Planning and preparation
1) The soil is the tree’s home. Only the best will do. Use John Innes compost number 3 as a soil improver, if necessary. Ideal pH 6.3-6.8
2) Choose a spot in full sunlight.
3) Do not plant the tree on the live roots of any other tree.
4) Stay away from any type of hedge. When planting several fruit trees, for every metre in height, calculate 1 metre’s planting distance from the other trees. For example, if the final height of the tree will be 3 metres, it should be at least 3 metres from any other tree.
5) Prepare the planting spot well before the tree’s arrival.
6) Moist soil is fine. Waterlogged soil is a no. If in doubt, plant the tree in a raised bed.
7) The tree should be staked at all times, from planting, right through its life. Use a 2” diameter, circular-section, treated stake, 6 feet in length.
8) First put the stake upright in the ground, to a depth of 1’6”.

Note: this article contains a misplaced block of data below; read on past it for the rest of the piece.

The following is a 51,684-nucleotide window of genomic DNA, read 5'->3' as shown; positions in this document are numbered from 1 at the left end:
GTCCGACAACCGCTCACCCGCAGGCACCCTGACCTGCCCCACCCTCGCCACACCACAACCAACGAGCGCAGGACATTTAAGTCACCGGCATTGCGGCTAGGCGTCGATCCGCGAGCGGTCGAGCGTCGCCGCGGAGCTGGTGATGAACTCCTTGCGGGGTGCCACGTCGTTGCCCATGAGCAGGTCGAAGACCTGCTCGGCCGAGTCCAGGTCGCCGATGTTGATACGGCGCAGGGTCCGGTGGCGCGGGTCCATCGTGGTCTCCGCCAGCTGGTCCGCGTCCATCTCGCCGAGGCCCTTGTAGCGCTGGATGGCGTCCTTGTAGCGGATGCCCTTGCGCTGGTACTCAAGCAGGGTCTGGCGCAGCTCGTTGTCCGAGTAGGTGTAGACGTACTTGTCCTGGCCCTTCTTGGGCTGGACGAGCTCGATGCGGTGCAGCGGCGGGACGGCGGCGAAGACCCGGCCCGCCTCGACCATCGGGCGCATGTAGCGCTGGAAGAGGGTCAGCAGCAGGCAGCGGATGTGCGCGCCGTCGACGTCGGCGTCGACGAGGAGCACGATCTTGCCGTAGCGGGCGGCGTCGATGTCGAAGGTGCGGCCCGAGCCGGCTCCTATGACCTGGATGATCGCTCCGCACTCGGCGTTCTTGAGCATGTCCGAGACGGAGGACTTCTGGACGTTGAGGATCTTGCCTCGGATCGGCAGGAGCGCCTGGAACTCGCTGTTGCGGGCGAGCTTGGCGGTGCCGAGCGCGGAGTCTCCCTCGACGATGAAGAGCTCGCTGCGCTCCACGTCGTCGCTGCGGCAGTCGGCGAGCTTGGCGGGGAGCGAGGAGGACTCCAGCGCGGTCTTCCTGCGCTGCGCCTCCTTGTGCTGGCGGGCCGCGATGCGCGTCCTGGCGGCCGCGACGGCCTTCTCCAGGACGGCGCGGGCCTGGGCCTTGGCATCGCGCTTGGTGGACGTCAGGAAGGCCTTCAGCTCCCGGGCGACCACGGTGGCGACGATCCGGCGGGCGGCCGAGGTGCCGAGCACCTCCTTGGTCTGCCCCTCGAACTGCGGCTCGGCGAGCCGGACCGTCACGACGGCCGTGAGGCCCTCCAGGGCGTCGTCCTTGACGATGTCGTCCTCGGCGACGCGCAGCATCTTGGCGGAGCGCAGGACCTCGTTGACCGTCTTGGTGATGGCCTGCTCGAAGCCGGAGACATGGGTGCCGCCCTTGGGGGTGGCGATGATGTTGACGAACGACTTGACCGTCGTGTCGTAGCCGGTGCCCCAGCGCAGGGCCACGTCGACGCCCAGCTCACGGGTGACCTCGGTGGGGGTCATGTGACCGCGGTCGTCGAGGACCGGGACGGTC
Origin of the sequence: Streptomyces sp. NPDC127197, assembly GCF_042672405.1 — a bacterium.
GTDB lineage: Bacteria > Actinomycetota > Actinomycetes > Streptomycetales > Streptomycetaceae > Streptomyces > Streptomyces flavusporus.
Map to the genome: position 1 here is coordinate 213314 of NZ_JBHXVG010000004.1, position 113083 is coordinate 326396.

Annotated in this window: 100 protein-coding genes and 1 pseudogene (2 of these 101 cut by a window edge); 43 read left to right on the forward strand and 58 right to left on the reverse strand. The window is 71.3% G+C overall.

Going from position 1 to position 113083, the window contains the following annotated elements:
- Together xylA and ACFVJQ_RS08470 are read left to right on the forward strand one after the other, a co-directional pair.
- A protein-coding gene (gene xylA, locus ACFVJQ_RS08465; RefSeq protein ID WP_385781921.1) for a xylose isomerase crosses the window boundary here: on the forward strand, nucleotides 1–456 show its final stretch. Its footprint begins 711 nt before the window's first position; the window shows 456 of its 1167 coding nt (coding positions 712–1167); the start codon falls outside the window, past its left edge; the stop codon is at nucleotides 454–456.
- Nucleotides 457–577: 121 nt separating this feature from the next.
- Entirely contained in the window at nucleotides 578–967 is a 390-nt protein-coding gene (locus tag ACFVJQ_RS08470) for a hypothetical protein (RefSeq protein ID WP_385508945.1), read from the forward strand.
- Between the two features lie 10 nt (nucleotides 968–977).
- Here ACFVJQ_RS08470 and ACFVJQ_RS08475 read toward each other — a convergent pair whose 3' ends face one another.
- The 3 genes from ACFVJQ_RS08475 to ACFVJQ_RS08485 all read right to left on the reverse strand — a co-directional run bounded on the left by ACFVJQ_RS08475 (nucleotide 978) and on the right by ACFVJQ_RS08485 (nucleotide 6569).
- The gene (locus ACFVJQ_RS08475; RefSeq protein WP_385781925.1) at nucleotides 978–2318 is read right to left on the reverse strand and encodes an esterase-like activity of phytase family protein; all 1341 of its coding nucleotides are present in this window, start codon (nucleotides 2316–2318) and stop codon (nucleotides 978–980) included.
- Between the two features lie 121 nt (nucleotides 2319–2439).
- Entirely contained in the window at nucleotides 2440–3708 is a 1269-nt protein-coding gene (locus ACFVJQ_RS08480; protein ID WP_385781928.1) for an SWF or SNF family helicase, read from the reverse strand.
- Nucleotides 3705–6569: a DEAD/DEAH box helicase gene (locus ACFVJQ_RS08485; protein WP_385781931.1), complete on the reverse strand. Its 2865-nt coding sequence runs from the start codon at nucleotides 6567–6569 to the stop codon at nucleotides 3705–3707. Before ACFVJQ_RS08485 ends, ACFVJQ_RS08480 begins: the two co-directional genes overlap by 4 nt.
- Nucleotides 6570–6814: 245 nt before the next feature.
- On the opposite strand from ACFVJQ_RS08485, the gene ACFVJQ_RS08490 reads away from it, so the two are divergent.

9) Then dig a decent-size planting hole at spade depth. Loosen the sub soil with a rigid tine fork. Keep the union of the tree above soil level.
10) Put the top soil in a wheel barrow and mix it with blood and bone meal.
11) Always make sure crumbly soil is put back on top of the roots. Not big lumps of stiff clay. Firm the soil with your boot.
12) Tie the tree with a flexible adjustable tie. An old nylon stocking is perfect.
13) Put a rabbit guard onto the trunk.
Watch a video on how to plant fruit trees.
Maintenance throughout the tree’s life
14) Keep 1 square metre of soil around the trunk free from grass and weeds, during the growing season, from April to September, in every year of the tree’s life.
15) Water your tree weekly during the growing season, above all from May to September. The first 3 years are decisive for healthy tree development.
16) Prevent aphids from damaging your trees. This applies in particular just before flowering time and soon after that. Any garden centre will stock what you will need for this.
Read more on how to look after fruit trees.